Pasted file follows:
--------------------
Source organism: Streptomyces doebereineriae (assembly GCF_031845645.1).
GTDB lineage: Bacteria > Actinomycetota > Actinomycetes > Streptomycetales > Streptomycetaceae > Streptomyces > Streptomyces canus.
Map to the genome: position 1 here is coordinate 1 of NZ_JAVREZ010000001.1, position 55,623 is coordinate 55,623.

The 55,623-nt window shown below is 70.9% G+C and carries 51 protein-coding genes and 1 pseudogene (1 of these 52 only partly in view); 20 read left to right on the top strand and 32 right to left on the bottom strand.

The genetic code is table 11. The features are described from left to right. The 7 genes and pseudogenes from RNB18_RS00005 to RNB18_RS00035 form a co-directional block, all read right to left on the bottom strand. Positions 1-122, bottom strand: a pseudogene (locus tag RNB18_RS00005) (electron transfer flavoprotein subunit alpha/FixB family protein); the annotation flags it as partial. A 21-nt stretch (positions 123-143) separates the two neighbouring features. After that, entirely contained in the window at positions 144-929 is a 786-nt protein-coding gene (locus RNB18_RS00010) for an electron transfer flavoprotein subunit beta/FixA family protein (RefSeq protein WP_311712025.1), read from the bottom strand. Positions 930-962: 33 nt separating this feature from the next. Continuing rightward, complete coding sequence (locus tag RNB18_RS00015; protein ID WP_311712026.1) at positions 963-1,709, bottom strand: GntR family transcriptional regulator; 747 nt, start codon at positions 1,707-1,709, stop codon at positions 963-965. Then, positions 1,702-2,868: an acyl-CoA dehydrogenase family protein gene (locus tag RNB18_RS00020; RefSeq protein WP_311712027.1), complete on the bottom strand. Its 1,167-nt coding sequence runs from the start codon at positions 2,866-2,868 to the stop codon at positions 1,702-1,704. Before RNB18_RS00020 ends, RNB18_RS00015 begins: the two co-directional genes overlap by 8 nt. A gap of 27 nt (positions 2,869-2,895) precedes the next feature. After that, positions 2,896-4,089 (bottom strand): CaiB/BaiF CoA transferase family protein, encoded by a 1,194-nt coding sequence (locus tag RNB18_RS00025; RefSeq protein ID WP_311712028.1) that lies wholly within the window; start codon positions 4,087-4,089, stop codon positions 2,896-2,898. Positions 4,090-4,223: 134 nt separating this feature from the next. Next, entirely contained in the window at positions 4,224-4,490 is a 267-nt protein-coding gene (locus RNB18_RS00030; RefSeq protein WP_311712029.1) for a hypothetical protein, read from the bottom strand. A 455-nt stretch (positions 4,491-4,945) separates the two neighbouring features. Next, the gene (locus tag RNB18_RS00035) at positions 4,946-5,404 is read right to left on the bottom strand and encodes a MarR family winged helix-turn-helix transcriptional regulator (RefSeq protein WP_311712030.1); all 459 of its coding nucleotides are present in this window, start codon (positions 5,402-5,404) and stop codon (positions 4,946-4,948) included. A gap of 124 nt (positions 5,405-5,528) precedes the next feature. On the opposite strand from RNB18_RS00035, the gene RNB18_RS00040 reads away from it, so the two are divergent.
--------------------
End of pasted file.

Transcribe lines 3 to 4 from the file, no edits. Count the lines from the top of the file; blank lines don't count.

Map to the genome: position 1 here is coordinate 1 of NZ_JAVREZ010000001.1, position 55,623 is coordinate 55,623.

The 55,623-nt window shown below is 70.9% G+C and carries 51 protein-coding genes and 1 pseudogene (1 of these 52 only partly in view); 20 read left to right on the top strand and 32 right to left on the bottom strand.